One of the greatest legends in the American Wild West is Wyatt Earp. There are very few people who have more myths surrounding their lives than him. But the line between lawman and outlaw can be hazy at times. Which one was he? What made Wyatt Earp such a complicated man?
The early years of Earp's life helped shaped the man that legend has lifted above the level of mortality and created the conflicting reports that many historians have revealed to us. Earp was born in Illinois in the year 1848. He was one of seven children: six boys and one girl that died. His father, Nicholas, did a little bit of everything but mainly farmed where the family lived on a sizable piece of land. When the economy turned bad, his father looked for ways to bring in more money. He ran for constable and won. This one act could be described as a pivotal event in Wyatt's life that would help direct his future and also create the unique legend.
Being a lawman sounds like such an honorable vocation that should have created upright men that history would recount. That might have been the case if it was not for what happened three years later in Nicholas Earp's career. He was convicted of bootlegging which led to financial ruin for the Earp family. Wyatt was shown how a lawman could cross the line even over
'small' things. This would resurface in his own life multiple times.
With life not so pleasant anymore in Illinois the family moved to Iowa right before the start of the Civil War. Newton, Virgil, and James joined the Union army. Though Wyatt was too young at the age of thirteen, this did not deter him from attempting multiple times from trying to take part in the war. Managing the farm was not something Wyatt felt called to do.
Wyatt's life changed again when the family moved to California in 1864. It was at this time that drinking, gambling, and women were introduced to him. He took on various jobs including driving a stage that he did with his brother Virgil. He worked for a time with the railroad and become a successful business man at a very young age. His enterprises included saloons and gambling houses. These ventures would give him a view into a world that he would never fully get out of.
In 1868 the family moved to Missouri. Despite the boys growing into men, the family stuck together. In Missouri, Nicholas returned to law enforcement and was later succeeded by none other than Wyatt. It was during this time in 1870 that we find Wyatt marrying for the first time. His young bride was Urilla Sutherland. Unfortunately this marriage did not last long as she died the same year they exchanged vows. The cause is unknown though a few have speculated on childbirth. Wyatt's first attempt at a stable life was met with sadness.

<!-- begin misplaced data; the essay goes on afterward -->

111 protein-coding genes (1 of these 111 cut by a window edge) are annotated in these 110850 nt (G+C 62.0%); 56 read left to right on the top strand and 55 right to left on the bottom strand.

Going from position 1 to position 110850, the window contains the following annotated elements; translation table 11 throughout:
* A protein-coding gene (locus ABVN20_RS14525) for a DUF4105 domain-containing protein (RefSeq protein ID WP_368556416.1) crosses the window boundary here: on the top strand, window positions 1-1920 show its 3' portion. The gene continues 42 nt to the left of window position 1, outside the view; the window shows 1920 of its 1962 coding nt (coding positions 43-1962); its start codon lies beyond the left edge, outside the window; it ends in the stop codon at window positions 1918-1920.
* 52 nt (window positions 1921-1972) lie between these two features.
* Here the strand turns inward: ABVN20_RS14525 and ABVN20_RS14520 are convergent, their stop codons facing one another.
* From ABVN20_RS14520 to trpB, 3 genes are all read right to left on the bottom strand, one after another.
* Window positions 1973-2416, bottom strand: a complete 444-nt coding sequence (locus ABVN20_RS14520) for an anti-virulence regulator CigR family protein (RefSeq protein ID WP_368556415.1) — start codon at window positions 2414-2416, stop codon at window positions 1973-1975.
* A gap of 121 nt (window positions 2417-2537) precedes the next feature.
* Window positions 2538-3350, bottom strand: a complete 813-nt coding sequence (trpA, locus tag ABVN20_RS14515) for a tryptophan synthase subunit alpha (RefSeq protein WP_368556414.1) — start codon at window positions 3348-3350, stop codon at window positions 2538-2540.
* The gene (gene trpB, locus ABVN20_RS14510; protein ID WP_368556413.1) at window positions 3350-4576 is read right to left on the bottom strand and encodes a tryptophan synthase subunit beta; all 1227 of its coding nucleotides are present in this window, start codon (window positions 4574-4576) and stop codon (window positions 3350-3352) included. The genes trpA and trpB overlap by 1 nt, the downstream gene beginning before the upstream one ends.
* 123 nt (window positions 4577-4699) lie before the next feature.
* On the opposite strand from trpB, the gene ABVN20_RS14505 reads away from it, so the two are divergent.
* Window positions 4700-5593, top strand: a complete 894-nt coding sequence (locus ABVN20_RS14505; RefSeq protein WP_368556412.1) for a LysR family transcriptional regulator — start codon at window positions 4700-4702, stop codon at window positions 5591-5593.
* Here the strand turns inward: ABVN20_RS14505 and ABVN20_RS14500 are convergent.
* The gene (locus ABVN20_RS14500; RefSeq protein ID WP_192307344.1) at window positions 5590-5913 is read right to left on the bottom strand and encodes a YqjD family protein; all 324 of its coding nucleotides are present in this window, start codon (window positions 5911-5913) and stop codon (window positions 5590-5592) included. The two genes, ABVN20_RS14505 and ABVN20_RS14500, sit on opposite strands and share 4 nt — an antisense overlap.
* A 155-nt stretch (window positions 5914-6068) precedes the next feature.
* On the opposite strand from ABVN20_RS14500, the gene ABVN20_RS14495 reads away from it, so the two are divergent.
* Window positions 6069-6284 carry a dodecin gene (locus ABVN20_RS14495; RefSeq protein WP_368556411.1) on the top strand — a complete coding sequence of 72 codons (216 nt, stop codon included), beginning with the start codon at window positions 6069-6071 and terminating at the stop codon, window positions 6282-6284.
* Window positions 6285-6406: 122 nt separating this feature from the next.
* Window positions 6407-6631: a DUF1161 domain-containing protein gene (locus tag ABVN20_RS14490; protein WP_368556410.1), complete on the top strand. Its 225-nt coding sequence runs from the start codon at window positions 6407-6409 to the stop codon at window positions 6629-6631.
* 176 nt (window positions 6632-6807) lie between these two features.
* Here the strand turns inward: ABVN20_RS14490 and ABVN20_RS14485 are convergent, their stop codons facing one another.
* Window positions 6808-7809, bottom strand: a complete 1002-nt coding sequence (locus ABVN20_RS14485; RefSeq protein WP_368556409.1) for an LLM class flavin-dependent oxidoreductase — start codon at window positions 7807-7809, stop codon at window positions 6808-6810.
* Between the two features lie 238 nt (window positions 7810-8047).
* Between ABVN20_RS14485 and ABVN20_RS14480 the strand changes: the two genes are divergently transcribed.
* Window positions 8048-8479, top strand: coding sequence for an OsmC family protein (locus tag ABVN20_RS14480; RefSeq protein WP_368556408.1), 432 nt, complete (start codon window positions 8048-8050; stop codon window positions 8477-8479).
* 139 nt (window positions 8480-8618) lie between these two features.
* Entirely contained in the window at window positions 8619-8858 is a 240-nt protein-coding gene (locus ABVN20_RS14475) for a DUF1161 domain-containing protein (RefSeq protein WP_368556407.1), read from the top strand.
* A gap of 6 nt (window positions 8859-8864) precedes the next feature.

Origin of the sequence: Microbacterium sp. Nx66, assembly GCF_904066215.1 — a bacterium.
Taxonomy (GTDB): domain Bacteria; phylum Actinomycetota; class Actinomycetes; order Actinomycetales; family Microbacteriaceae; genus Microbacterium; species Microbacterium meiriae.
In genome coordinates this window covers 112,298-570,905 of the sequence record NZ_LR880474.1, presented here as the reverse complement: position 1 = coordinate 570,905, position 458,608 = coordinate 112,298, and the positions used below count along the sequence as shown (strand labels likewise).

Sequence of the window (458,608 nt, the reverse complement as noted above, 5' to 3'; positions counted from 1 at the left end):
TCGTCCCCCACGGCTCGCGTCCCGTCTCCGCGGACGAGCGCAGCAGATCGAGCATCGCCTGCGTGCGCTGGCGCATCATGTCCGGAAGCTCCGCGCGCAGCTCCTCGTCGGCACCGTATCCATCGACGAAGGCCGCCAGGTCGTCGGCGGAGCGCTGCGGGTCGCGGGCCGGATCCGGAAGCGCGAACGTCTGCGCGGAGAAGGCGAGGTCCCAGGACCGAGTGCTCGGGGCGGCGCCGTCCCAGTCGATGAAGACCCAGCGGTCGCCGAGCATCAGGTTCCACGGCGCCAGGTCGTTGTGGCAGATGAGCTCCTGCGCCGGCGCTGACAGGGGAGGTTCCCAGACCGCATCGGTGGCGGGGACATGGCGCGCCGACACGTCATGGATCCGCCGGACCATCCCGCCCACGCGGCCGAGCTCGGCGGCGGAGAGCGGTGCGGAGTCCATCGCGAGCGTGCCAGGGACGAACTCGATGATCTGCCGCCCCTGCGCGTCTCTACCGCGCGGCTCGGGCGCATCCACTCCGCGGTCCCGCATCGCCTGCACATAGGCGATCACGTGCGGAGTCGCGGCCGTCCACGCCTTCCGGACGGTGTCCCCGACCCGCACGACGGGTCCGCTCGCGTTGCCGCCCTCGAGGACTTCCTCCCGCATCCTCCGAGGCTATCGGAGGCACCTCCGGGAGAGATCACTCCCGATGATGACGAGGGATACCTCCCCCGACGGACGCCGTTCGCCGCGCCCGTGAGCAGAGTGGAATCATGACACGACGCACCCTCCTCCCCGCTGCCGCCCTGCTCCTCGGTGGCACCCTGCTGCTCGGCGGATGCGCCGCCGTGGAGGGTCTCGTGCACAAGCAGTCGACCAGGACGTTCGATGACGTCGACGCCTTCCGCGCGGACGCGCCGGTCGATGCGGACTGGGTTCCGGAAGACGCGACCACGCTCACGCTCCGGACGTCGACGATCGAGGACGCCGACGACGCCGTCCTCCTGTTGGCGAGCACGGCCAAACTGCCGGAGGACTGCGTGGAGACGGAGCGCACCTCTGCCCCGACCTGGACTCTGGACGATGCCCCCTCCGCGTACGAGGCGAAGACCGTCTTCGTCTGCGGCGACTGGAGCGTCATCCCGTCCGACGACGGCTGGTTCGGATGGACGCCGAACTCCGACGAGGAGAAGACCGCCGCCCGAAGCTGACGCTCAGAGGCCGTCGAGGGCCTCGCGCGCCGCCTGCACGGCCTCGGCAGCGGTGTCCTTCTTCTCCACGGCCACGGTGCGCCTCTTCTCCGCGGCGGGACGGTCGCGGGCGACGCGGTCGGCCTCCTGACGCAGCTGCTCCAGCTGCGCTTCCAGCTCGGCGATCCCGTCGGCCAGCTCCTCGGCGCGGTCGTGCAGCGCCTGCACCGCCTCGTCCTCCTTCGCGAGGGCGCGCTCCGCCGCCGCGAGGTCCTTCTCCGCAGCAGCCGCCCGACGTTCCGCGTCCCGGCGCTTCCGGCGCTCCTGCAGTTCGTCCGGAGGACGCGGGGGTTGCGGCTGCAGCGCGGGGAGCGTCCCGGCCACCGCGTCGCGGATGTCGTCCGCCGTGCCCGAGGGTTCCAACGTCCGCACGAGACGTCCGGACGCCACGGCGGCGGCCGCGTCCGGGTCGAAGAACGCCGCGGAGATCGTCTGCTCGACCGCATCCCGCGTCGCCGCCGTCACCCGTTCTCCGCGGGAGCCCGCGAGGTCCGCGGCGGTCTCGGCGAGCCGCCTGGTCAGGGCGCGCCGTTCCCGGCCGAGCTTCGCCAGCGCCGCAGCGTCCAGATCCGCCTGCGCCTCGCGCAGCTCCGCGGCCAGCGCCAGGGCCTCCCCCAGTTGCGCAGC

In 1871 Wyatt's life began to imitate his father's in more than just working for the law. A lawsuit was brought against him for embezzlement and horse theft. Though there is not much documentation to prove his innocence or guilt, Wyatt chose to flee the state instead of facing the charges. Eventually the others that were also accused of the same crimes were acquitted. So historians have assumed that he was innocent and eventually the charges were forgotten. The line between lawman and criminal was beginning to blur.
During this time in his life, the facts get a little fuzzy on where Wyatt was. Some historical documents have been found to place him in particular towns and actually contradict many earlier accounts that writers/historians originally told. We do know that he ended up back in Illinois where he chose the career path of pimp and which he was arrested for. This led Wyatt to leave Illinois again and in 1875 appeared in Wichita, Kansas. Here he crossed the line again to join the Marshall's office. He showed how much success he could muster in the law business. Newspapers recount his many actions and even commented on his integrity. This about the same man accused of theft and promoting prostitution in other towns. The smooth ride ended in 1876 when he was arrested for fighting. He left for Dodge City.
Once again, Wyatt looked for work in law enforcement. His career continued to have periods of success and periods of questionable actions as altercations increased with outlaws. All of these led up to the infamous OK Corral.
History and movies have usually shown Wyatt and his brothers as honorable lawmen who were just trying to uphold the peace throughout their careers. Facts show that in reality they were not so clear cut. While they looked at enforcing laws, they were not ones to miss out on financial opportunities that involved breaking those same laws. Was Wyatt Earp a corrupt man wearing the mask of an upstanding lawman? Or was he a man who lived life the only way to survive in the Wild West?